Tuesday, August 28, 2012

Martha, Music and Civil Society

Student musicians in the town square.
It is 2am at the annual Music Village Festival of Agios Laventrios, and the local square pulses with life. Students crowd around tables, reviewing tomorrow's rehearsal schedule. Musicians tune guitars and discuss this week's upcoming classes. Proprietors whisk away empty tsipouro bottles, filling tables with local liquor and meze. Around 3 or 4am, someone will strike up an impromptu performance, and the music will last well into the morning.

It is an atmosphere of shared community that Greek performers here have come to increasingly embrace as they struggle with the everyday hardships of recession. "There is a strong need for communities now," says the acclaimed Greek performer Martha Frintzila, who leads a theatrical workshop at this year's festival. "You see it daily that people gather together in their houses; they cook together, they share cars. Now that Greece is under the microscope, people try to bond with one another as they face the world."
'One Cuckoo Cannot Bring Spring'
Greek musician, actress and theater director
Martha Frintzila.
Frintzila has become an increasingly vocal advocate of community-building at a time when corruption, job loss, and distrust have all but destroyed the bonds of civil society in Greece.
Along with her husband Vassilis Mantzoukis, she headlines the Greek rock-band Stacy, and performs regularly at festivals throughout the country. She also teaches at the National Theatre Drama School in Athens, and is the founder of Baumstrasse, an art space in Athens that hosts plays, poetry readings, music rehearsals, art therapy, and event the occasional bazaar. The central theme to much of her work is community -- shared space, shared ideas, shared success.

"Collaboration only forms around large projects, like the Olympic Games," she says. "Projects like this are done to show that Greeks can be united. But when an artist tries to do something himself, generally everyone waits for him to fail." The crisis has helped to partly change this mentality, she notes. "Nowadays, no one cannot succeed alone. People are beginning to understand that 'One koukou [cuckoo] alone cannot bring spring'."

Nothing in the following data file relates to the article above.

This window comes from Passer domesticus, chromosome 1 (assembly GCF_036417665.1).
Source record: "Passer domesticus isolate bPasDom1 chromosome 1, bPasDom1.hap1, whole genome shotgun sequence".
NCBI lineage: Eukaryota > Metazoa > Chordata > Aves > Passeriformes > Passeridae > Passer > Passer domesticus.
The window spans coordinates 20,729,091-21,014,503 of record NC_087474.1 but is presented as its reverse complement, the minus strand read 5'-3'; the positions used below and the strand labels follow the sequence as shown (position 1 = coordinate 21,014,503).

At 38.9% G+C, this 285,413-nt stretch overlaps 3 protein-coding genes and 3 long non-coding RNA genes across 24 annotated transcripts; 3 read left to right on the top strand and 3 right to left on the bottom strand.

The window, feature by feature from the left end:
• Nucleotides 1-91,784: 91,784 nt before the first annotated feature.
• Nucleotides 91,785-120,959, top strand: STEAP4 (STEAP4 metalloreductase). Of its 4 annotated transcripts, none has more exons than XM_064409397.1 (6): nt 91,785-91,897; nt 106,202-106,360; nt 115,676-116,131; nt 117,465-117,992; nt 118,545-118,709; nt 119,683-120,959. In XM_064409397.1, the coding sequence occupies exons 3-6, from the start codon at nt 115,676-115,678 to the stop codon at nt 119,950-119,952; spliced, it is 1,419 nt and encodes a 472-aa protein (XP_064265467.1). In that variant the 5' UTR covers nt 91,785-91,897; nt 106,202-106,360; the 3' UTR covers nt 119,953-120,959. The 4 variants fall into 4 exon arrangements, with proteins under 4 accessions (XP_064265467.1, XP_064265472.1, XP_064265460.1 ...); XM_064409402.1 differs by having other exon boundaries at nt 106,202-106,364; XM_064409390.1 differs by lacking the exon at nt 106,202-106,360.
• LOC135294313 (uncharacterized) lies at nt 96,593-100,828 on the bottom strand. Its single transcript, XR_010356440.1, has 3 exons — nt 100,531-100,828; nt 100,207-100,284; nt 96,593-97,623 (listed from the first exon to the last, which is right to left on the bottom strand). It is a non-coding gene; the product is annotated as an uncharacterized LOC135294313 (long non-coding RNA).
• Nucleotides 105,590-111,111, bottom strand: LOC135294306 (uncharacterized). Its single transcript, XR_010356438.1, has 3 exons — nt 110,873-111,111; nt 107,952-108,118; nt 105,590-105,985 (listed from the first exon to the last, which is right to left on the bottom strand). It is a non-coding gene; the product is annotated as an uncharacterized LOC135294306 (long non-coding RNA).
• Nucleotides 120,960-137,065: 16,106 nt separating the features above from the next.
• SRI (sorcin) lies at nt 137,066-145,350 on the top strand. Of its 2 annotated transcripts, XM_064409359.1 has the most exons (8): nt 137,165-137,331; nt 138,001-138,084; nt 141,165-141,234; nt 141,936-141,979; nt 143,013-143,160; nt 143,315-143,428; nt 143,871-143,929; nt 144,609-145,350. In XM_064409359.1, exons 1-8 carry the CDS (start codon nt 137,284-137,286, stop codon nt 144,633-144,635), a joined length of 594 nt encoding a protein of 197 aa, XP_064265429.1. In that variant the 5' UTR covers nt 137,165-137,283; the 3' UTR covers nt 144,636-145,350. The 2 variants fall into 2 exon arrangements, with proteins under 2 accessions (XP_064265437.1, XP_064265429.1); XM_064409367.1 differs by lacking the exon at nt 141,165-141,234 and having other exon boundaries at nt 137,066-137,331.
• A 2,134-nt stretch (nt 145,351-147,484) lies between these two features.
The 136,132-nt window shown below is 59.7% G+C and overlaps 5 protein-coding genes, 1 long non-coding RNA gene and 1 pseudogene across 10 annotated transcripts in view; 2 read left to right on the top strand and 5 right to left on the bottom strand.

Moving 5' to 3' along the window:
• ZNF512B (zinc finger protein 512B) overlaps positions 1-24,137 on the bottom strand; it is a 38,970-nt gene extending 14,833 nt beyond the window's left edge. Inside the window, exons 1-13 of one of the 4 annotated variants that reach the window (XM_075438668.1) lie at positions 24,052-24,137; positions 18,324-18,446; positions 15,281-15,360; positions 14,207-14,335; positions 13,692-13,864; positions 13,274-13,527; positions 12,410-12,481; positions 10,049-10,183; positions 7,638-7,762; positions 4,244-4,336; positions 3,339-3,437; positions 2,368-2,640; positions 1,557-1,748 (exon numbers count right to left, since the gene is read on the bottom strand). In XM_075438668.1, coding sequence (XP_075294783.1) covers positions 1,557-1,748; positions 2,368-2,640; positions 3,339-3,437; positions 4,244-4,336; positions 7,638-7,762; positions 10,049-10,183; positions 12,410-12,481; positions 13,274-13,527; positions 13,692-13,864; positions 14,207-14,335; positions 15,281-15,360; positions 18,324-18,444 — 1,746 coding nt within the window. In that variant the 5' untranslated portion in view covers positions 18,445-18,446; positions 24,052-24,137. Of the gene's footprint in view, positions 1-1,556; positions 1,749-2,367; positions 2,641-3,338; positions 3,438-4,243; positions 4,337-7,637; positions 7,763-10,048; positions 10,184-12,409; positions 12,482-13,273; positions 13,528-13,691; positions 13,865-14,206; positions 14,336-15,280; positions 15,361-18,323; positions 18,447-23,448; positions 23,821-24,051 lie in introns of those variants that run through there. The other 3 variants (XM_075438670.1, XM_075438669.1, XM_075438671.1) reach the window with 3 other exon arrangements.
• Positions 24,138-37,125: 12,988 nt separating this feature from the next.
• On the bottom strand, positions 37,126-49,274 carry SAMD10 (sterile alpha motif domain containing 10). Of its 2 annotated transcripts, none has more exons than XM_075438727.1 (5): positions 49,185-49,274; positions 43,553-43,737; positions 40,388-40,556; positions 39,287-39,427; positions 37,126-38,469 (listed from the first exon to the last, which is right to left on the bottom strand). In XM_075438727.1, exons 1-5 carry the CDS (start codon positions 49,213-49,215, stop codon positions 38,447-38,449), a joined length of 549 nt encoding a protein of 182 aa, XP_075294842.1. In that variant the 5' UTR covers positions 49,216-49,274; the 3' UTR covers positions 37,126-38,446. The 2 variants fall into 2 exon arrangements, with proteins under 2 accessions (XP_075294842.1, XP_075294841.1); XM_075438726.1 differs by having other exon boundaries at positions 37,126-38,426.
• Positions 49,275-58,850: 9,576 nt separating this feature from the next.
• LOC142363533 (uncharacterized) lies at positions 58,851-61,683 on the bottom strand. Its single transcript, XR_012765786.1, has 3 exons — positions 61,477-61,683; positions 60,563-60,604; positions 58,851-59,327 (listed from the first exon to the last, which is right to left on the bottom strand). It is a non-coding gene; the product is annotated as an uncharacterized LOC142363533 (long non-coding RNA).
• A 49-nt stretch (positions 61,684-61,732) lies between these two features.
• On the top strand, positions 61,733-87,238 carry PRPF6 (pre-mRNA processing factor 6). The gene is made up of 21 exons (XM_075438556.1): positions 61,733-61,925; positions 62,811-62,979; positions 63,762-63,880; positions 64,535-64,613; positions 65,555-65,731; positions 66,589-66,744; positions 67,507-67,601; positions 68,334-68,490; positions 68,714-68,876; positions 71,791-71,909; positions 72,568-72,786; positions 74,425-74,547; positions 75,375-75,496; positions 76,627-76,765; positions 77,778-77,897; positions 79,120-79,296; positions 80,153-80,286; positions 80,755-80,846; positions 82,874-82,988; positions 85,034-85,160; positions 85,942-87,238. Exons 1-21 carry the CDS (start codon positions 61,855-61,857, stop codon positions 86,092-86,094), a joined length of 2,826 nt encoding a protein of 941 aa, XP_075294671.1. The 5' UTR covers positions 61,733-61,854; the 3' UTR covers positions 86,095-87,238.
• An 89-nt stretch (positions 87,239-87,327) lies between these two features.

Nevertheless, Frintzila says she has seen the arts shrink in stature a country where the education system prioritizes technical fields such as engineering and medicine. Indeed, for a country that is rich in history and culture, there is little support for those wishing to be professional performers and artists.

"The problem these days within the country is that people say: 'art is a hobby'. It’s not a hobby. It’s a very significant and basic method of expression." She hopes to re-introduce the dramatic arts to a Greek audience in a way that allows dying art forms to be appreciated once again. Eventually, she hopes to export ancient Greek theatre to the world.
Martha and Vassilis lead a workshop this year on the
"Seven Deadly Sins."
Music as Community Building
A 650-year old village founded by a monk would seem like an unlikely venue for Frintzila and others to encourage musical collaboration. The streets are treacherous cobblestone; musical instruments are nearly impossible to drag up; there are no buildings that are made to host more than a dozen workshops, and few places save the square are lit at night.

Yet, the town's small size encourages the type of networking and sharing its creators had in mind. The main organizers -- Thymios Atzakas, Kostas Makrygiannakis and Giorgos Lazaridis -- can always be found somewhere in the main agora. Local landmarks such as the high-school and caravanserai serve as workshop venues. Locals make way for the trucks and vespas carting up amps, instruments and electrical gear, while the cafeterias in the square have provided wi-fi for festival guests.

It is an innovative music festival, to say the least -- a unique collaboration between local town organizers, the artistic community, and municipal government. Supported by a grant for the Prefecture of Magnesia Social and Cultural Council (Ekpol), the Municipality of Artemida, as well as arTree, a musical collaborative, Greek Music Village is one of Brokeistan's rare gems; proof that where there is a will to collaborate, there is a way -- albeit uphill and treacherous when done in heels.

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